Voters who will be unable to go to voting centers in the five days leading up to the upcoming recall elections can request an emergency ballot be mailed to them before election day.

The Sept. 10 recall elections of Sen. John Morse, D-Colorado Springs, and Sen. Angela Giron, D-Pueblo, were to be the first elections in the state held under a new law requiring every voter to receive a mail ballot.

Instead, the opposite will occur.

A complicated ruling in Denver District Court enforced a constitutional rule giving hopeful candidates until Monday to get their names on the ballot.

The remaining 15 days before the election is not enough time for election officials to print ballots and send them to every registered voter in the district, as the newly enacted HB1303 requires.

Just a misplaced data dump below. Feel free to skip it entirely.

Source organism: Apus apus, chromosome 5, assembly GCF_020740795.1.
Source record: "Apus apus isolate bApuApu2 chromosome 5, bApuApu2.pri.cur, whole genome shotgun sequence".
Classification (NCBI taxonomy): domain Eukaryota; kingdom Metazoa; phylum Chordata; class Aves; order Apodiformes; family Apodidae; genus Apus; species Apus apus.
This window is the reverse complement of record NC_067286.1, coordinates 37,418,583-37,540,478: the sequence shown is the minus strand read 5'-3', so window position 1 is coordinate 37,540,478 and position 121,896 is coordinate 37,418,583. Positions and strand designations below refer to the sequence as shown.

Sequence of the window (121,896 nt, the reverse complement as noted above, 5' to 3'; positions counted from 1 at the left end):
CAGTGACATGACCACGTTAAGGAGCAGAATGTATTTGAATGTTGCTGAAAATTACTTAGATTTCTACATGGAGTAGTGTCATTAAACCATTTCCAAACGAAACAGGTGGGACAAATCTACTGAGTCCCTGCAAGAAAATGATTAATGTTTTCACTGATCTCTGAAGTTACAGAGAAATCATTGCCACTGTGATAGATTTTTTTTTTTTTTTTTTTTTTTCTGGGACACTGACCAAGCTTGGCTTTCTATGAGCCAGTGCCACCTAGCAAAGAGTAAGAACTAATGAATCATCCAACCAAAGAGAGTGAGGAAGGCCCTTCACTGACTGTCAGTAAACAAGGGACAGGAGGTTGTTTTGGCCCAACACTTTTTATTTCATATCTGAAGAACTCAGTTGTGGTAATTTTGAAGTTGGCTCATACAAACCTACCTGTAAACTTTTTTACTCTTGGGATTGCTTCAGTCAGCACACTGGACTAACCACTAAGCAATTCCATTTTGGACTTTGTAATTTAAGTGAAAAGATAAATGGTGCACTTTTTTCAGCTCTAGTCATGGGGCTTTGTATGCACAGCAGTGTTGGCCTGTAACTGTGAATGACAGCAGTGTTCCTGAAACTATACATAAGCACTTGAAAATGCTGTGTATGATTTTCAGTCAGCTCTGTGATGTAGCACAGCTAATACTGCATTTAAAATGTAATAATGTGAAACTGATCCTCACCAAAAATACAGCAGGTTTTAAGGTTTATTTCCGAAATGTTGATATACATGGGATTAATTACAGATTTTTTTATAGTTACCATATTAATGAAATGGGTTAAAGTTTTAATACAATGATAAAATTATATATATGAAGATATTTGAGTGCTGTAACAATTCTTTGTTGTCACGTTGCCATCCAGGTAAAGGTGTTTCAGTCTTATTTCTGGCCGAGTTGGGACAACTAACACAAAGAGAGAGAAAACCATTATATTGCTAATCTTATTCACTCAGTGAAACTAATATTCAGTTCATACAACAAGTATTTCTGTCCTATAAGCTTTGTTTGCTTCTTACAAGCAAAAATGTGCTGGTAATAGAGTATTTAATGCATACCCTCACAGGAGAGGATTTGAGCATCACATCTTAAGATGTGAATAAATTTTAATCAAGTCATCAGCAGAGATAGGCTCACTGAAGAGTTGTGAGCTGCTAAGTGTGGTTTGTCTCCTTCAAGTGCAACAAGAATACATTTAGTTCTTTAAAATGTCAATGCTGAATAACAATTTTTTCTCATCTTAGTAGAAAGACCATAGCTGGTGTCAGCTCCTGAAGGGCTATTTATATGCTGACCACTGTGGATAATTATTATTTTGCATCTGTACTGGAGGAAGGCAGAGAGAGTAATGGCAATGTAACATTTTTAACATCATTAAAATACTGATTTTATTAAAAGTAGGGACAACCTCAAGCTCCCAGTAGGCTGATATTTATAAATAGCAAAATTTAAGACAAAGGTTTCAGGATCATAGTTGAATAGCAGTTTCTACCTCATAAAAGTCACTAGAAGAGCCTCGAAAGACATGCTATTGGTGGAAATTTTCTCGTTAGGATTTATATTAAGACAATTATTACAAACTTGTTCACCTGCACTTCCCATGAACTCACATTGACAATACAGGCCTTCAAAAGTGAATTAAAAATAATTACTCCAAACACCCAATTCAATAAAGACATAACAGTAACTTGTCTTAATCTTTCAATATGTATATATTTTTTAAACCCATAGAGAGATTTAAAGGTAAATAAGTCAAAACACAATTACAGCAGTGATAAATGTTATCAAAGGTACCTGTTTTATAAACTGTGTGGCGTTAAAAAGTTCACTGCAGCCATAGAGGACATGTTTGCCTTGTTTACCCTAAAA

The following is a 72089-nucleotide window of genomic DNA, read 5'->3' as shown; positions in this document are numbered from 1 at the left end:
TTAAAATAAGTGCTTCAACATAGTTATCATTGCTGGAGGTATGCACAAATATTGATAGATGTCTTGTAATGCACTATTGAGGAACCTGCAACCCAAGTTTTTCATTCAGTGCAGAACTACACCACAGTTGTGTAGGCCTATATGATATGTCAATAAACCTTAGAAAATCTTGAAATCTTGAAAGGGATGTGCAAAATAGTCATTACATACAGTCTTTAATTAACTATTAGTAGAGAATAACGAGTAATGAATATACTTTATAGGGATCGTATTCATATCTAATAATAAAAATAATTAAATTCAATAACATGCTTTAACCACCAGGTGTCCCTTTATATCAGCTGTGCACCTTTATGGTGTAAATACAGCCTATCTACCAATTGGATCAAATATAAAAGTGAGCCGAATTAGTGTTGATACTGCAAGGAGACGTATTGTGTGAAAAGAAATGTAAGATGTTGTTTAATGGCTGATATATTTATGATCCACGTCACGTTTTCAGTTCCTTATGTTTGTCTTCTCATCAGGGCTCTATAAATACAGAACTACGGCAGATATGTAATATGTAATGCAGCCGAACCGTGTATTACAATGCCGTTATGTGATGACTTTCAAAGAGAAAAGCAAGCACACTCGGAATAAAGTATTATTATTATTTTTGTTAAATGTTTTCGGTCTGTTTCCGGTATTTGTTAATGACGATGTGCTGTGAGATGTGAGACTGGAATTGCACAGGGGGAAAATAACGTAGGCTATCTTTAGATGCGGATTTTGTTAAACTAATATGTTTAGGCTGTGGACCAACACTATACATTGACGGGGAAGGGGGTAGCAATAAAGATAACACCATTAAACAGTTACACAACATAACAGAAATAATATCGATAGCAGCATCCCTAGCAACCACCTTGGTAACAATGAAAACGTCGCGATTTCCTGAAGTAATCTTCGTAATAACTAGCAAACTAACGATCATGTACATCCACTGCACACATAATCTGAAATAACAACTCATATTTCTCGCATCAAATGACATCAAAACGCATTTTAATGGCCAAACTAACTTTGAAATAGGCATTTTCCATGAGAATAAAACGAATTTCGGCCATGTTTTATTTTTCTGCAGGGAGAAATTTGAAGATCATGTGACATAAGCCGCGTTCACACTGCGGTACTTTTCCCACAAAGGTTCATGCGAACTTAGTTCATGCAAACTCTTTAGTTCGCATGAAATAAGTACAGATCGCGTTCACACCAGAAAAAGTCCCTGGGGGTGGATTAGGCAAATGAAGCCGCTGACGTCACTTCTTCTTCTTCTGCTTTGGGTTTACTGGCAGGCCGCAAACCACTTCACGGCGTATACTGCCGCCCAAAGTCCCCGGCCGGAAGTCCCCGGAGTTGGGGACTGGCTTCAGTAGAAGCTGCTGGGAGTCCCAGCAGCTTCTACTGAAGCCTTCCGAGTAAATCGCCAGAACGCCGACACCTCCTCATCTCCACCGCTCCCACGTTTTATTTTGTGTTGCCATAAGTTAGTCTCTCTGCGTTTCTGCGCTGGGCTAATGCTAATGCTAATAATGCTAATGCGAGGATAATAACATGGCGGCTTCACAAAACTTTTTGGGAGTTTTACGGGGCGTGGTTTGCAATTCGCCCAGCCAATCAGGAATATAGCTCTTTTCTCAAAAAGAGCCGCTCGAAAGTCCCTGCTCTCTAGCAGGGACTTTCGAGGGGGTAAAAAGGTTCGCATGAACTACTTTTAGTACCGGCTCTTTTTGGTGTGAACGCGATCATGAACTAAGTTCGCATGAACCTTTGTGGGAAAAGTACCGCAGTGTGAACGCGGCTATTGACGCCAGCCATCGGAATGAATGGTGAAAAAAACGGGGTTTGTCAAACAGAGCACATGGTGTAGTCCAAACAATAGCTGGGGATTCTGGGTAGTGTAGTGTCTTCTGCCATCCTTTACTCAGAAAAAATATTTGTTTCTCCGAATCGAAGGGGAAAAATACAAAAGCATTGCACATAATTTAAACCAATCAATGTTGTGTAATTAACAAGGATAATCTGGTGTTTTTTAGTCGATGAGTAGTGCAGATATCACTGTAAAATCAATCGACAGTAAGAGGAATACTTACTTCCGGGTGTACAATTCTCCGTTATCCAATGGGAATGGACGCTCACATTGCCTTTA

Only overseas military and those requesting emergency ballots will receive ballots in the mail.

Emergency ballots can be requested by filling out a form on the clerk and recorder's websites from Pueblo and El Paso counties between now and election day.

El Paso County Clerk and Recorder Wayne Williams said the sooner a ballot is requested the more likely it is to be sent and returned in a timely fashion so it can be counted.

Early voting will begin Sept. 5 and run through election day, Sept. 10, with the exception of Sept. 8, when voting centers will be closed.

To receive an emergency ballot, a person must be out of town or physically unable to go to a voting center for the entire window of early voting and election day.

Visit to print an application for emergency ballot that can be returned by email, fax, mail or dropping it off at the Clerk and Recorder's Office.